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COVID & Unemployment

Jobless claims see continued dip but recovery not yet within reach

Mitchell Hartman Aug 13, 2020
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A store advertising a job opening in Venice Beach, California. David McNew/Getty Images
COVID & Unemployment

Jobless claims see continued dip but recovery not yet within reach

Mitchell Hartman Aug 13, 2020
Heard on:
A store advertising a job opening in Venice Beach, California. David McNew/Getty Images
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New jobless claims have fallen below 1 million for the first time in 21 weeks.

The Labor Department reported 963,000 first-time claims last week, to be precise. Since mid-March, those claims have ranged from 1.2 to 6.8 million.

Also, the number of people continuing to claim unemployment benefits — on state and federal programs — fell under 30 million.

But this improvement in the jobless data starts from a really bad place of record unemployment during the ongoing pandemic.

If my inbox could talk, my emails this morning would’ve been shouting, “Welcome news” and “Job market improvement.” 

Mark Zandi, chief economist at Moody’s Analytics, had a few of those words.

“Well, it’s progress,” he said.

“That’s a long way from anything anyone would consider a ‘good’ economy,” Zandi continued.

New jobless claims are still 50% higher than in the worst week of the Great Recession.

“This is off-the-charts bad,” Zandi said. “We’re digging out, but we have a long way before we get out. And we don’t know how long many of these unemployed folks will remain unemployed and not get back to work.”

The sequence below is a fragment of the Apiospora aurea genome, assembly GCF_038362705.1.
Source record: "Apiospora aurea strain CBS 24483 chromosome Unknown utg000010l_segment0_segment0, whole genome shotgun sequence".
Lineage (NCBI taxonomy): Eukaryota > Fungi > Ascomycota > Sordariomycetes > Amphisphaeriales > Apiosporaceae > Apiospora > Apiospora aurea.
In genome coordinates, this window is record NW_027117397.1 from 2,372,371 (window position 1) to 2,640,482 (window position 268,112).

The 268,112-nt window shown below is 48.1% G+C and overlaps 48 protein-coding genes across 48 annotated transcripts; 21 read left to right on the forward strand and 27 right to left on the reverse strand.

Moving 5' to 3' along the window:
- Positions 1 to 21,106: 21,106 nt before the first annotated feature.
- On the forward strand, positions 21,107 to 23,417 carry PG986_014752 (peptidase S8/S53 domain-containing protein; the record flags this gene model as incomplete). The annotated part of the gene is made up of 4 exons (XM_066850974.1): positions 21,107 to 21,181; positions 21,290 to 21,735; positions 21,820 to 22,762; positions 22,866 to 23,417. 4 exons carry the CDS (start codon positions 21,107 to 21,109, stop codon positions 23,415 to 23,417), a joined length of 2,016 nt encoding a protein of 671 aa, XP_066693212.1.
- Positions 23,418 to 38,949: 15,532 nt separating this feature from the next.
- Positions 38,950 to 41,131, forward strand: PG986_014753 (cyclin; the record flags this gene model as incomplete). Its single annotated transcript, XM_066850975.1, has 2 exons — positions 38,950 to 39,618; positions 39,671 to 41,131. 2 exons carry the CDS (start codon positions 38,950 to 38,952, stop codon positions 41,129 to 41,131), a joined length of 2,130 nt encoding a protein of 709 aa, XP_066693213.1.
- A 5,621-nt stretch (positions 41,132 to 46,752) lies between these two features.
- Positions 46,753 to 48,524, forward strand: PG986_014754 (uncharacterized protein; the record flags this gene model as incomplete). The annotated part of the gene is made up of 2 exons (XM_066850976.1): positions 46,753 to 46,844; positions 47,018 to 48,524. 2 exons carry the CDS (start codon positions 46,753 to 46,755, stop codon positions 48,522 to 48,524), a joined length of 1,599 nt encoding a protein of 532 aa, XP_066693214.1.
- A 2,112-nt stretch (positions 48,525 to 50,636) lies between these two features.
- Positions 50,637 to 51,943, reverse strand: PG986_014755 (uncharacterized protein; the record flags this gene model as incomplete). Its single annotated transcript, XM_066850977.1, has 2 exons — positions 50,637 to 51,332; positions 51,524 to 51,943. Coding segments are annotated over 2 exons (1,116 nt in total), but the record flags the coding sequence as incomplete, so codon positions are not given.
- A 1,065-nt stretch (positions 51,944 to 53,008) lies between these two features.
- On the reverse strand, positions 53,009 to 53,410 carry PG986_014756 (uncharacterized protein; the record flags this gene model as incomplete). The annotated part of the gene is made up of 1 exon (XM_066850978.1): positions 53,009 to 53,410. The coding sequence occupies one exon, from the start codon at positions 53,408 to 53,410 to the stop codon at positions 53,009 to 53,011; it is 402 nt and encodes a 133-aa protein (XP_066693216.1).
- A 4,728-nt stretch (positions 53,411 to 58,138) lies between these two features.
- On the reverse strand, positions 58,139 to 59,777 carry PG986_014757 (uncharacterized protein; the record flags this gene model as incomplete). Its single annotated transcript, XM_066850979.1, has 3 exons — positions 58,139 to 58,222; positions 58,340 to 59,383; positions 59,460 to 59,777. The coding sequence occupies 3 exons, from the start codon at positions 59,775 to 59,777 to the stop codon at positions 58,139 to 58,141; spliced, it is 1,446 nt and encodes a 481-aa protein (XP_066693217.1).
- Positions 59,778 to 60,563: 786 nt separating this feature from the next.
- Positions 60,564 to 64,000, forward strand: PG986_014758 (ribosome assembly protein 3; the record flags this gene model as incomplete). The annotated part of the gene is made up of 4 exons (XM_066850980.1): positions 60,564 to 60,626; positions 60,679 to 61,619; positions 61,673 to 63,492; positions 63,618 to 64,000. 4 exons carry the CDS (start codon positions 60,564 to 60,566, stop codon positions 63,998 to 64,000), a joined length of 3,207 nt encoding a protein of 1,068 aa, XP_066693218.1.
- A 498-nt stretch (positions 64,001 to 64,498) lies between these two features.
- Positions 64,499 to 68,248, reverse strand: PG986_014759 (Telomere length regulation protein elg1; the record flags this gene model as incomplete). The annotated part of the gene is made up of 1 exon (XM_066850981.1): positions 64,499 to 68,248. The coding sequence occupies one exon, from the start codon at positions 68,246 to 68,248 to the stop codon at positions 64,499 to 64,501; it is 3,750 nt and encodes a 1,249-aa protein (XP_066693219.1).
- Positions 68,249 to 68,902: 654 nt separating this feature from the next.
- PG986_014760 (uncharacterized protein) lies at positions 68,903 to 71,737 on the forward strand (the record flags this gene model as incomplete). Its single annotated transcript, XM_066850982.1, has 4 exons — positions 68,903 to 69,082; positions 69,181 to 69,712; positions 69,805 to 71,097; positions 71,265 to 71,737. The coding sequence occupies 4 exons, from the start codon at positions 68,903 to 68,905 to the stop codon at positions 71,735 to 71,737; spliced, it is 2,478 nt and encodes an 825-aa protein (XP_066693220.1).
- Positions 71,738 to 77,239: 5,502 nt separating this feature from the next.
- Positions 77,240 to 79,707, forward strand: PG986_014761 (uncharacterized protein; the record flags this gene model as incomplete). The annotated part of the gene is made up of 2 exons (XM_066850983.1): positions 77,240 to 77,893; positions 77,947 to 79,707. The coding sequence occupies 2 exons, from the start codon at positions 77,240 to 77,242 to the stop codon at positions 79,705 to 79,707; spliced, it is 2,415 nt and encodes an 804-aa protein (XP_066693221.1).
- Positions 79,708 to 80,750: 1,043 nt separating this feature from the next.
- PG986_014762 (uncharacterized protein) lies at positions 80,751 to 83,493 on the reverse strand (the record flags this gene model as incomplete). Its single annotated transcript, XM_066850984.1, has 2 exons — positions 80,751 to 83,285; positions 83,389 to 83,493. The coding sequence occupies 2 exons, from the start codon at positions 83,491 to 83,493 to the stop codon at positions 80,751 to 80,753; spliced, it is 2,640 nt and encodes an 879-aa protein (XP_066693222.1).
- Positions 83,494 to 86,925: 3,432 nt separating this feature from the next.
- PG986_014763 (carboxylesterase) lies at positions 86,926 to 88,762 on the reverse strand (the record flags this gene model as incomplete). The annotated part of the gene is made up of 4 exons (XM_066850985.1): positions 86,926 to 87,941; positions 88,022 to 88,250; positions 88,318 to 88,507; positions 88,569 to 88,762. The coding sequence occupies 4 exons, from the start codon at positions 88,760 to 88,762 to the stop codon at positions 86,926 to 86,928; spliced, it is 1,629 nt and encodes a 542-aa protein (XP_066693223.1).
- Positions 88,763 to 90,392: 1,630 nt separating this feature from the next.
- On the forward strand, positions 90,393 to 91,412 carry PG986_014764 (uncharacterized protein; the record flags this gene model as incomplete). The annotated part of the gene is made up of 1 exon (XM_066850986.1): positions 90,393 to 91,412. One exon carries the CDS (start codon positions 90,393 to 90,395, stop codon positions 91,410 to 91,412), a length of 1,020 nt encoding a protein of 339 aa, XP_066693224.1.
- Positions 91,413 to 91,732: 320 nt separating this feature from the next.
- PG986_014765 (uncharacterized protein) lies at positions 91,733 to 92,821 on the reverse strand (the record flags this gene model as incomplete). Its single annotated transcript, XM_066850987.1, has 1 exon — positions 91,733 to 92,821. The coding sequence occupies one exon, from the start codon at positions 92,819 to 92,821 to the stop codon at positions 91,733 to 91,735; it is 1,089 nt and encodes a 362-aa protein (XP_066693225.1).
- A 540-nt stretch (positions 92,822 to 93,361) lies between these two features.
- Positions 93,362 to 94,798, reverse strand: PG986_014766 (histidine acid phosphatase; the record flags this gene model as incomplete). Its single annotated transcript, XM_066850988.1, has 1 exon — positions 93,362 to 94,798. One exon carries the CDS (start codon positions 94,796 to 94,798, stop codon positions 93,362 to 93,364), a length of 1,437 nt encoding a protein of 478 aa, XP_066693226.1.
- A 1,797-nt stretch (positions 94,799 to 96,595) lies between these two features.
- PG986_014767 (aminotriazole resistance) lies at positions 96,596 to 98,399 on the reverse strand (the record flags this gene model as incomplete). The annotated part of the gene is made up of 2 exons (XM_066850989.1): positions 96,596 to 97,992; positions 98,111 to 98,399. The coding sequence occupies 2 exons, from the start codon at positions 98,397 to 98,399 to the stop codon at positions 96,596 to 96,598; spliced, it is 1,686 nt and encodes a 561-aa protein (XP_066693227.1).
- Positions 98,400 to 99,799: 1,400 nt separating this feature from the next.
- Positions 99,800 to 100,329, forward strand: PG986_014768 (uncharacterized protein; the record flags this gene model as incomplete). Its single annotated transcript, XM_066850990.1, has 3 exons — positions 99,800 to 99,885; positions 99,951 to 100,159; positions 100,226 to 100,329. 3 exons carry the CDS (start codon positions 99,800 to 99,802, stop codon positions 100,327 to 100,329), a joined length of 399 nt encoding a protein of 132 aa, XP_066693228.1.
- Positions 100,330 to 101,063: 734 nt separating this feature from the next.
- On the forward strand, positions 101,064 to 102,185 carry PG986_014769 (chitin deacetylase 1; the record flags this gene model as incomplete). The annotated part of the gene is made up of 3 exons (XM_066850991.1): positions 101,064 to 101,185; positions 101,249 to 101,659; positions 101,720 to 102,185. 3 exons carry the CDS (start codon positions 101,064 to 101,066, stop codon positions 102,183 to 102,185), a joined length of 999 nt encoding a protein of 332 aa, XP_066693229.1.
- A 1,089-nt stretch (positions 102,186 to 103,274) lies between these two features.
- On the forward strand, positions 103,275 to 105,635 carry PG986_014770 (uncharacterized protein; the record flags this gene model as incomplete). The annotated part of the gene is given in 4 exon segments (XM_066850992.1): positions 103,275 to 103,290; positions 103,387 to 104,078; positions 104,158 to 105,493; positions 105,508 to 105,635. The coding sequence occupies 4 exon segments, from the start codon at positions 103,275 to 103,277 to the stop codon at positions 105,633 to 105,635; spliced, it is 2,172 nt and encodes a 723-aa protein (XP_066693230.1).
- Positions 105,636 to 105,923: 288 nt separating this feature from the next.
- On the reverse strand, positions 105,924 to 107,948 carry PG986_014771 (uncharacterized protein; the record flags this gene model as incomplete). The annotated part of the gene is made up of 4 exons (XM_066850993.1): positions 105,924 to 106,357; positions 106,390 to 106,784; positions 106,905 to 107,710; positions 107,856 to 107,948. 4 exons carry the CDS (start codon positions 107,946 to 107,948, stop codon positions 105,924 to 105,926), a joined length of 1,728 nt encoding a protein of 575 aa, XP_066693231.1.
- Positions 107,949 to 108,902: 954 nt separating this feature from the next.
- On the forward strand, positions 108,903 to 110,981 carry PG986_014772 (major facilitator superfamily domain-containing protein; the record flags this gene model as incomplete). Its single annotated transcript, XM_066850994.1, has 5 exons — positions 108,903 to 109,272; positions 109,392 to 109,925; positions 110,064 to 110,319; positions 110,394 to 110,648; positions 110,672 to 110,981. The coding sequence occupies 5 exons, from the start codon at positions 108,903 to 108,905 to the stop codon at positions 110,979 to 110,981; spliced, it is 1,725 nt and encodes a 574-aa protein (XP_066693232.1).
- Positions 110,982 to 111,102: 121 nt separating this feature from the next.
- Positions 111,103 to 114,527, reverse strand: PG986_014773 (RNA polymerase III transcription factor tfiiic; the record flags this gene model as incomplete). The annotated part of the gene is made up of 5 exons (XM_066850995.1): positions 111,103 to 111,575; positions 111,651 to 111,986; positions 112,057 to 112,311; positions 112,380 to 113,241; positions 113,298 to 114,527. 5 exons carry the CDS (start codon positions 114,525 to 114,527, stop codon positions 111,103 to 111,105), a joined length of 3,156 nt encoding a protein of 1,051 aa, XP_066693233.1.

Keep in mind, people usually stay on unemployment until their old job calls them back or they get a new job.

Dave Gilbertson tracks this at workforce-management firm Kronos, which is a Marketplace underwriter. 

“We’re still seeing this phase of furloughed employees being called back in to work,” Gilbertson said. “We’re not seeing an indicator yet that net new employees are being hired.”

Americans’ unemployment checks have shrunk by $600 a week since Federal Pandemic Unemployment Compensation (FPUC) benefits expired in late July. 

Jessica Oyanagi, a freelance photographer in Hawaii, has been on unemployment since March. 

“We kind of burned through our savings because we don’t have a lot,” she said.

That extra $600 “is kind of what has made the big difference for our family just being able to keep up with rent and essentials and bills and things like that,” Oyanagi said.

Now, the family will be scrambling to make ends meet — with her $263 a week in Hawaii unemployment benefits (previously $863 a week) plus her husband’s pay as an essential worker. 

A recent study published by the National Bureau of Economic Research used granular data on transactions, income and unemployment claims from the state of Illinois to estimate the impact of withdrawing the weekly federal pandemic supplement from state unemployment benefits — as happened in late July, when Congress failed to extend the FPUC program.

“A reduction from $600 [per week] to $0 would lead to about a 44% decline in local spending,” said report co-author Julia Lane, an economist at New York University and the Coleridge Initiative. Reducing the federal supplement to $400 a week would reduce consumer spending by 12%; a $200-a-week federal supplement would reduce spending by 28%. Lane said the findings from Illinois can be extrapolated nationwide.

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